Money

The biggest money news of the week in 60 seconds

We know you're busy and, these days, it feels like there's more news than ever to keep up with. Well, we've got you covered.

Here's a preview the week's biggest money stories to watch for and a quick rundown of how they may affect you.

France's National Front leader Marine Le Pen and Netherlands' Party for Freedom (PVV) leader Geert Wilders take a Selfie during a European far-right leaders meeting to discuss about the European Union, in Koblenz, Germany, January 21, 2017.
Wolfgang Rattay | Reuters
France's National Front leader Marine Le Pen and Netherlands' Party for Freedom (PVV) leader Geert Wilders take a Selfie during a European far-right leaders meeting to discuss about the European Union, in Koblenz, Germany, January 21, 2017.

WHAT'S HAPPENING: France is electing a new president

WHY IT MATTERS: Your trip to Europe may be getting cheaper

The French Presidential election is less than 10 days away.

After Brexit and Trump's election, populism seems to be at a fever pitch worldwide, but that trend will be tested by this election.

All eyes are on right-wing populist Marine Le Pen, leader of the Front National party, who is enjoying a strong showing in the polls. Le Pen's most controversial campaign promise is to take France out of the European Union — a move that could result in the break-up of the Eurozone.

Should Le Pen win, the ensuing political uncertainty could, according to analysts, result in a weaker euro and a stronger dollar. That would make your vacation across the Atlantic a little cheaper — so enjoy planning to travel to the EU while it still exists.

A customer gets ready to fill his car with gasoline at a Shell gas station in San Francisco, California.
Getty Images
A customer gets ready to fill his car with gasoline at a Shell gas station in San Francisco, California.

WHAT'S HAPPENING: Tensions in the Middle East are making Wall Street nervous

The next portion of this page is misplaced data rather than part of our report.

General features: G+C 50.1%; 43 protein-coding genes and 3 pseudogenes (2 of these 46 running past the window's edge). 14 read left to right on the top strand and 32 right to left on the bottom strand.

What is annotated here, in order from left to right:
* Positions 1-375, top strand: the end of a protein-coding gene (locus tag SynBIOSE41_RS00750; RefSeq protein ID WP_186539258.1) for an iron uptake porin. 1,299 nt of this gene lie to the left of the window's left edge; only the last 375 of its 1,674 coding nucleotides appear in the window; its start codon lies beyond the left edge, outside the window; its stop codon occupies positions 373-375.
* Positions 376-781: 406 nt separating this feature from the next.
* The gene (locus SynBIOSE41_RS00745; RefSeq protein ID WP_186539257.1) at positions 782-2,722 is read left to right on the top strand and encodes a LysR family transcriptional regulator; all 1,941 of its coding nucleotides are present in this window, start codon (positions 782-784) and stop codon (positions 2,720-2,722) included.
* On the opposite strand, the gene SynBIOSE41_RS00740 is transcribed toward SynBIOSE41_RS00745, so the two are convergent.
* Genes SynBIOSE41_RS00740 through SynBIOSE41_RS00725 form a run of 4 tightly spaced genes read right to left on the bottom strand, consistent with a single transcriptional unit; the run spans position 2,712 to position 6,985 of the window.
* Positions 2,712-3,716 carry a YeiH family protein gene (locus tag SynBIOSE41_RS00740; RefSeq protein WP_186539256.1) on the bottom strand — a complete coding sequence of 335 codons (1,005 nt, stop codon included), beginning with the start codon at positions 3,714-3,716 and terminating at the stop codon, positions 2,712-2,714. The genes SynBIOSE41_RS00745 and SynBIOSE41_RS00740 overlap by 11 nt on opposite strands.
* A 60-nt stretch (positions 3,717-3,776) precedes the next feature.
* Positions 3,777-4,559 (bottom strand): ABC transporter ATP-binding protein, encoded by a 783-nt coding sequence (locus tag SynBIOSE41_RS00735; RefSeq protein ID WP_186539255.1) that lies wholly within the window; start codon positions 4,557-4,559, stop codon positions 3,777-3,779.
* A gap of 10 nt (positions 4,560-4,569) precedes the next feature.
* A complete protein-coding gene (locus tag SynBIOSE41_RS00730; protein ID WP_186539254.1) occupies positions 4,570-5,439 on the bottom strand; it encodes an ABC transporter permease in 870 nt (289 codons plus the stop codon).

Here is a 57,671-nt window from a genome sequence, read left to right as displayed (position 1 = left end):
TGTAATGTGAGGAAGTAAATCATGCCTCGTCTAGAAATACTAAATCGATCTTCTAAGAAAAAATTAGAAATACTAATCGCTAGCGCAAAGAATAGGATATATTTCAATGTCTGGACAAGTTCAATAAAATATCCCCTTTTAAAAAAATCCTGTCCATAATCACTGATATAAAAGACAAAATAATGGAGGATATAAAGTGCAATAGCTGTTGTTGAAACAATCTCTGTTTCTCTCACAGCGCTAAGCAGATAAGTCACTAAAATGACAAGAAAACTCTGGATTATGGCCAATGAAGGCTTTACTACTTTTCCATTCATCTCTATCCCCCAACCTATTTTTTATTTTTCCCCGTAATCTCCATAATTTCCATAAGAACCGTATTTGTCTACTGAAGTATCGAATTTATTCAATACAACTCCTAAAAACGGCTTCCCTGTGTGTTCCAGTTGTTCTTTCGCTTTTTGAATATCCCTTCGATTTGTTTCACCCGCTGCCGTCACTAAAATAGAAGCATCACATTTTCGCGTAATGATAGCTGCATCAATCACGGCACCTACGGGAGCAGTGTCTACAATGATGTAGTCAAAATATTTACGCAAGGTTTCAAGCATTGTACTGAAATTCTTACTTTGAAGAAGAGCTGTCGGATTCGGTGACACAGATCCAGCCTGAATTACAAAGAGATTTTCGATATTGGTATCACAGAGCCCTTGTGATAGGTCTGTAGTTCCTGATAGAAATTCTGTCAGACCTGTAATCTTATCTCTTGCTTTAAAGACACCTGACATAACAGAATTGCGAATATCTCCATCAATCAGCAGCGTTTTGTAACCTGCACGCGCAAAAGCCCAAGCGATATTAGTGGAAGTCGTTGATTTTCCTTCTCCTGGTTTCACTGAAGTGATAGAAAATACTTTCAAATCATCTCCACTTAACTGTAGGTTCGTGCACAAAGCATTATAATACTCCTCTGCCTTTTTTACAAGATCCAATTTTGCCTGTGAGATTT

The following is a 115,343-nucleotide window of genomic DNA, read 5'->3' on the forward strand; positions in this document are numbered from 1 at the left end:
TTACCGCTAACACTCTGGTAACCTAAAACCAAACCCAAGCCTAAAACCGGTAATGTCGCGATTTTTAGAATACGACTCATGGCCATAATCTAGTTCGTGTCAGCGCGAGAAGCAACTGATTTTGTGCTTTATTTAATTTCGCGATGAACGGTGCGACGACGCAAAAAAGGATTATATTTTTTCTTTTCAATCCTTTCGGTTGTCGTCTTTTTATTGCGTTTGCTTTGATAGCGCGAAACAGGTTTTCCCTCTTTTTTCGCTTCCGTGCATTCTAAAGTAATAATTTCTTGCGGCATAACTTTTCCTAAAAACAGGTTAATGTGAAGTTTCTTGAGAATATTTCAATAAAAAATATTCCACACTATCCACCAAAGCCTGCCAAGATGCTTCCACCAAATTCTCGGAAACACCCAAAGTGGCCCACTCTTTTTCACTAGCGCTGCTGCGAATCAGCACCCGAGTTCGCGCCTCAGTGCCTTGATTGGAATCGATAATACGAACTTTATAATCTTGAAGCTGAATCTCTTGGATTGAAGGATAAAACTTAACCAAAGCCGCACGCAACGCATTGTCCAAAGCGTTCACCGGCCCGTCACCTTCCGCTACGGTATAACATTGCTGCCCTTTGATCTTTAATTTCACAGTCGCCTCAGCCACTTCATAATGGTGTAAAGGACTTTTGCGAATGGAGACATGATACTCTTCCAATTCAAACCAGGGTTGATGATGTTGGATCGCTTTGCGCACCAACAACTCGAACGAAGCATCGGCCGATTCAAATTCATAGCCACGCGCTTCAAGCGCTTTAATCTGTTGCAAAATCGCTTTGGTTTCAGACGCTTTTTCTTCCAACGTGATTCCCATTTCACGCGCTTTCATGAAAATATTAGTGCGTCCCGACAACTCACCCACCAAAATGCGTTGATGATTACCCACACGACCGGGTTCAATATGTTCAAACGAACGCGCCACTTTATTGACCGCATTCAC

WHY IT MATTERS: The price of gas may be going up

Escalating tensions in the Middle East have amped up Wall Street's focus on geopolitics. So far that means that gold, often seen as a go-to asset when the going gets tough, has been in high demand. Oil has also been on the move because, as the risk of Middle East crisis increases, so does the probability of oil production being affected.

As oil gains momentum, the price at the gas pump will likely go up right as we kick off spring. So as you begin planning your Montauk road trip, keep the price of gas in mind.

People walk along the sidewalk in the rain on Christmas Eve on December 24, 2014 in New York City.
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WHAT'S HAPPENING: You may be getting used to making more

WHY IT MATTERS: If there's more in your pocket, it'll help you in the long run if there's more in your savings account too

Did you get a bump in salary at the start of the year? Before you splurge on a pair of red heels or a hot rod, pay yourself first by sending a certain percentage of your pay raise every month to your savings account. Opt for the "Automatic Funds Transfer" option at your local bank.

Though it's easy to spend the extra money on fun now, think about how much more you could have later if you consistently leave, or better still, invest, even a little of your hard earned money.

Plus, research shows folks are typically immediately much happier when they're satisfied with their bank balance.